Fashion, tea, and flowers at Martha's Vineyard's Featherstone
Photo by Diana Waring
It was a colorful scene on the lawn of Featherstone Center for the Arts last Saturday, May 12.
Flowers in hanging pots and large planters decorated the outside of a huge white tent. Inside, chartreuse tablecloths were topped with striking centerpieces and mismatched tea cups in a variety of dainty floral patterns. However, it was the crowd itself that provided the most color. Attendees for the third annual Mother's Day Garden Tea Party and Fashion Show got dressed up in their spring best, including in many cases, brightly colored and elaborately festooned hats.
The annual tea serves as both a celebration of mothers and a kickoff to Featherstone's popular Art of Flowers show. This year 260 women were in attendance, more than twice as many than showed up for the inaugural event in 2010. Guests were treated to gourmet finger sandwiches and dainty sweet treats from Cakes by Liz.
The highlight of the day was a parade of models strutting the raised catwalk dressed in fashions from 16 local stores and designers. The spring and summer looks ranged from casual to evening wear, and the models represented a range of ages and included a handful of men.
Michael Hunter, whose selection of men's and women's outfits from his store PIKNIK Art & Apparel, kicked off the fashion show and used the occasion to announce the opening of a second store in Nevin Square, Edgartown.
Two of the littlest models displayed professional flair. Chesca Quinlan-Potter joined her family in showcasing outfits from The Collection on Main Street, Vineyard Haven. She executed a perfect catwalk strut and stance. Emmanuelle Woodford danced and twirled down the runway in a fabulous vintage fabric dress by her mom, Crysal Parrot.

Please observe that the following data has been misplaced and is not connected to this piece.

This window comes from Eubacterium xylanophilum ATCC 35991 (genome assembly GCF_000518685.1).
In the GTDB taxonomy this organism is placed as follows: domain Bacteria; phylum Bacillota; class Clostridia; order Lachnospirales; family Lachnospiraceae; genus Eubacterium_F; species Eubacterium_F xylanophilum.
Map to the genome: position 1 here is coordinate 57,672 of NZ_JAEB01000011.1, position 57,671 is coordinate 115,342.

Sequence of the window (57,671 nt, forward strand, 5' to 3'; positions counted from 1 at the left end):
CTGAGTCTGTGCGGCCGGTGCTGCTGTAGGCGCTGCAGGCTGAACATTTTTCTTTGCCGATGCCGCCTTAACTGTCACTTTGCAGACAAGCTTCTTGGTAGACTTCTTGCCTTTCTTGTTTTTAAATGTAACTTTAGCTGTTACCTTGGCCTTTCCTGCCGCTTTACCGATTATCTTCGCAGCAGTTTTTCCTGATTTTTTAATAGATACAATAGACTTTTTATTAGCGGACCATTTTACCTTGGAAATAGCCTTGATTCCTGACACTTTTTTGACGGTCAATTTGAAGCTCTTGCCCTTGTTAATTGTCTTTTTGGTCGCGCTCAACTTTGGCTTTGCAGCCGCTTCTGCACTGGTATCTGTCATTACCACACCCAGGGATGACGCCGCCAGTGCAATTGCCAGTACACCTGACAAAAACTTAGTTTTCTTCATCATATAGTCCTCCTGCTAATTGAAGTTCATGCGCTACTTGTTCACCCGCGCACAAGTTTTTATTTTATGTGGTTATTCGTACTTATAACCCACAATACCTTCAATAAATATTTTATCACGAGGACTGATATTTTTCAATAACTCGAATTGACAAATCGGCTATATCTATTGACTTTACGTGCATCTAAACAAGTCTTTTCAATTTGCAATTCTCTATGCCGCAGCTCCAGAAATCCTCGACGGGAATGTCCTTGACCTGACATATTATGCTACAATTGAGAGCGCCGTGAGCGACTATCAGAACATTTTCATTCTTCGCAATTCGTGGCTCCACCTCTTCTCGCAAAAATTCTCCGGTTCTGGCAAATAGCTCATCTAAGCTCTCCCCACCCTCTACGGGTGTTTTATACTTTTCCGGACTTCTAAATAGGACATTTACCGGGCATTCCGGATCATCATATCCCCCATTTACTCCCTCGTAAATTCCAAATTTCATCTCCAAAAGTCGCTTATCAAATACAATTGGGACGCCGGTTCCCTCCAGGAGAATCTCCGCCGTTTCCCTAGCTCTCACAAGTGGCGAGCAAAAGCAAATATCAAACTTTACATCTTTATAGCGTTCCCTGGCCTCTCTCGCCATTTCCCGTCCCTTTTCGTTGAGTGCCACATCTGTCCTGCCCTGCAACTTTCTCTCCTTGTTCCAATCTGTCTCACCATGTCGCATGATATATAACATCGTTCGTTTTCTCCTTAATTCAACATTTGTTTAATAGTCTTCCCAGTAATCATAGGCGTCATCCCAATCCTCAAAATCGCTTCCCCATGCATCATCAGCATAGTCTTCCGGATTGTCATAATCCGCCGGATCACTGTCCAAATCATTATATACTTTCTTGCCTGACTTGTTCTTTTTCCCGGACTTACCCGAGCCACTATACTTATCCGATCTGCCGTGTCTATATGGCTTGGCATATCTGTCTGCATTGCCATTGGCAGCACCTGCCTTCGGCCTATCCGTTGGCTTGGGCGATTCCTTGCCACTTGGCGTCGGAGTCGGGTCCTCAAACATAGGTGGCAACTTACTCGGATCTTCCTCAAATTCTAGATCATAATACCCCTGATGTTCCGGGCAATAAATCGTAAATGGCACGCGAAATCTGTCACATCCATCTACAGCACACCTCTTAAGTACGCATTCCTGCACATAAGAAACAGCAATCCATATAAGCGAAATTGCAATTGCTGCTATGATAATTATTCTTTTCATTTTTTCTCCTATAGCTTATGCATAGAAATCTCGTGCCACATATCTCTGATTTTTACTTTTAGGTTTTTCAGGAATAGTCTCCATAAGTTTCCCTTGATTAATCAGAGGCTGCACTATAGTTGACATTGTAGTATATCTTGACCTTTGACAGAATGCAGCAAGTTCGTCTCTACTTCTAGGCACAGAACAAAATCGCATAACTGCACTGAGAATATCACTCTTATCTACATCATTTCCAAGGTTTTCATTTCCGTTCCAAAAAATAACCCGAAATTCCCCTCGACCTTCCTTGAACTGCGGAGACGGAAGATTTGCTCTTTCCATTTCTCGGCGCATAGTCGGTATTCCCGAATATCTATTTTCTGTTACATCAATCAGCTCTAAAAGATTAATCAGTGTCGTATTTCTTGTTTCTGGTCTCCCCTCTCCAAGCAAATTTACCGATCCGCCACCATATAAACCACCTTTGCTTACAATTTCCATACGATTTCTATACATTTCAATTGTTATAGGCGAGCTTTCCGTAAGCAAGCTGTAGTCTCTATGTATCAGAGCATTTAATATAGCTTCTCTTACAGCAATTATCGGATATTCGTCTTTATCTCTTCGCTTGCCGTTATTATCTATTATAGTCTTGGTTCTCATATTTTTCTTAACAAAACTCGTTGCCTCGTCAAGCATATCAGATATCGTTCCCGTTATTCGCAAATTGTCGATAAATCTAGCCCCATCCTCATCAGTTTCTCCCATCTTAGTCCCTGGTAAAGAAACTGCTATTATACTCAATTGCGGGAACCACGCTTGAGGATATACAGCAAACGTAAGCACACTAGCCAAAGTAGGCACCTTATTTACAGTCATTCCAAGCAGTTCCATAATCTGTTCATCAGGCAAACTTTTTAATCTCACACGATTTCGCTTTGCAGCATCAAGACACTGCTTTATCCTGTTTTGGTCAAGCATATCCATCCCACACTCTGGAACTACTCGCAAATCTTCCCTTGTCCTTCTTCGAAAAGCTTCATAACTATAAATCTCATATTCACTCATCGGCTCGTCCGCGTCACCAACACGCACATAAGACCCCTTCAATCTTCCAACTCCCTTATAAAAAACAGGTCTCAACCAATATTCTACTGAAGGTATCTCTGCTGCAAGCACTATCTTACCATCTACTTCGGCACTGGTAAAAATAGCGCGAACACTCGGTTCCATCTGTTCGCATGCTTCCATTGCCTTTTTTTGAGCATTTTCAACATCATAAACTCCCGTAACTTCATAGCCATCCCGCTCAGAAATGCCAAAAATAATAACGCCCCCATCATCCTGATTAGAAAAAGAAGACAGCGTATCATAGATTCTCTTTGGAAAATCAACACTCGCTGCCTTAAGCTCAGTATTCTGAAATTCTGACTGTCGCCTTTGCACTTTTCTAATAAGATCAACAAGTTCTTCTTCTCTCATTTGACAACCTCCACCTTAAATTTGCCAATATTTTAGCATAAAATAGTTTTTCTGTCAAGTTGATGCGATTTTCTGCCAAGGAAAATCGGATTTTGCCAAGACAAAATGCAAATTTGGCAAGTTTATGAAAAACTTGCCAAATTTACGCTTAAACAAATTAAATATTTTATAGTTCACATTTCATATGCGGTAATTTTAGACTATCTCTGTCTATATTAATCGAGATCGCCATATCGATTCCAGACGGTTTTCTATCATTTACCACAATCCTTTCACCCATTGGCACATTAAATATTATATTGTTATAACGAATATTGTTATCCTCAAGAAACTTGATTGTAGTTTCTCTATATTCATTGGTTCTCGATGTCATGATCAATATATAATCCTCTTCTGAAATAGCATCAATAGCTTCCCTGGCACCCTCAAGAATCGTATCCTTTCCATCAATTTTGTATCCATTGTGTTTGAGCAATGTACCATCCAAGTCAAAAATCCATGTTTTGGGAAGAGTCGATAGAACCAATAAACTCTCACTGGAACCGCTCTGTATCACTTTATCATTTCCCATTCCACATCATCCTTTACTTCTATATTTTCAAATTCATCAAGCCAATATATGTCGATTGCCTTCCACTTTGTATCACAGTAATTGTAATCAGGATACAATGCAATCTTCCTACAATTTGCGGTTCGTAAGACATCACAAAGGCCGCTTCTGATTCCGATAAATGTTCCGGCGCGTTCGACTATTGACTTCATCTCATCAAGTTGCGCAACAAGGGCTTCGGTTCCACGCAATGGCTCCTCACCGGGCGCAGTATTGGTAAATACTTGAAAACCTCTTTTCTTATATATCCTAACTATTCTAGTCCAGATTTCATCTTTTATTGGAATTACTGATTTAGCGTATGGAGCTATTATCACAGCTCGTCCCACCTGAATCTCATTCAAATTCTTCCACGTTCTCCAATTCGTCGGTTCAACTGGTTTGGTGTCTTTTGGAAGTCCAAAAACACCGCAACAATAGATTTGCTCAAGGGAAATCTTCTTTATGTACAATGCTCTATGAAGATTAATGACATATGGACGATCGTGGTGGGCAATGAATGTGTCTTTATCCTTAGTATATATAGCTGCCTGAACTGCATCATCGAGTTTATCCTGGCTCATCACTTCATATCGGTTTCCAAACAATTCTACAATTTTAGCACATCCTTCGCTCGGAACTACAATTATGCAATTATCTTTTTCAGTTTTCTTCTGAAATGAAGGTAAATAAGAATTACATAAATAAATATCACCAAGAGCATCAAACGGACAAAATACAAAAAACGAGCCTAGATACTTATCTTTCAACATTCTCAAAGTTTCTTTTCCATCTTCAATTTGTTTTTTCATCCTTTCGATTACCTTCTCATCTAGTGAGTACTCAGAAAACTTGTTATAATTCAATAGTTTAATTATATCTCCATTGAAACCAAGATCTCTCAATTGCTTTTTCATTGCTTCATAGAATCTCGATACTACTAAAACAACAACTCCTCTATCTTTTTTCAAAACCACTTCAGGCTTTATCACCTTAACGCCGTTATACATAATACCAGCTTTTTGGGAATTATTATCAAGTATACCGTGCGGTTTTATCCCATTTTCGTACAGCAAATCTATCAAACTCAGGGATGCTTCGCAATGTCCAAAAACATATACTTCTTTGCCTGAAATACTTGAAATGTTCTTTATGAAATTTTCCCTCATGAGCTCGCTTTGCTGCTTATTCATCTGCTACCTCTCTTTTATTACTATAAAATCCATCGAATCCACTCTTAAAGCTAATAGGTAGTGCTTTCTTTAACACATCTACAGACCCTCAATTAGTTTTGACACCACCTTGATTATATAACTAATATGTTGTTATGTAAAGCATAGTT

A slinky silver one-shouldered evening dress from Laughing Bear, modeled by Shelley Christiansen, drew the most enthusiastic response from the crowd. Marilyn Wortman modeled a stylish black and white ensemble provided by the Martha's Vineyard Community Services Thrift Shop.
DJ Di supplied the music, spinning tunes from many decades chosen to suit the various looks. Periodically throughout the show, Francine Kelly drew names of raffle ticket holders who won gift certificates from the participating stores. The final raffle item was a lovely little oil paining of tea cups by Traeger Di Pietro, who, along with a few other local artists, also served as a model. Prizes were awarded to audience members for most original, most elegant, and best hat.
The Art of Flowers
After the show, guests were invited inside the Virginia Weston Besse gallery to preview Featherstone's latest show, the Art of Flowers. The show, curated by Holly Alaimo, is in its 17th year. It was the season opening exhibit for Ms. Alaimo when she owned Dragonfly Gallery in Oak Bluffs, and she moved the annual show to Featherstone three years ago. A record 56 artists are represented this year, working in a variety of media.
A striking image by Stephanie Danforth of a magnolia branch against a metallic gold background is the first piece to greet the eye.
The show is like a fireworks display with something remarkable blooming everywhere you look. Doris Lubel's impressionistic field of flowers provides a blast of yellow on one wall. Turning around, visitors are greeted by a cheerful pop of red peonies by John Holladay. The collection features a rainbow of hues and a variety of styles, from a bright, modern colorblock painting in acrylics by Sarah Moore to a large three-dimensional watercolor by Linda Gifford Skladzien, featuring an abundance of flowers in every pastel shade.
There are photos, felt handbags, a shells on driftwood construction, wonderful bright bead collages by Chris Dreyer, and a sweet little floral decorated box frame for a wedding photo by Eniko Delisle. A handful of artists are new to the flower show including photographer Michael Stimola, Marjorie Mason, and Deb Coulter.
Ms. Alaimo notes that she is excited to be continuing the tradition which – like the blossoms represented – is for her a harbinger of summer. "We have people that show in galleries all over – in Vermont, Connecticut. This is what gets them back for the season."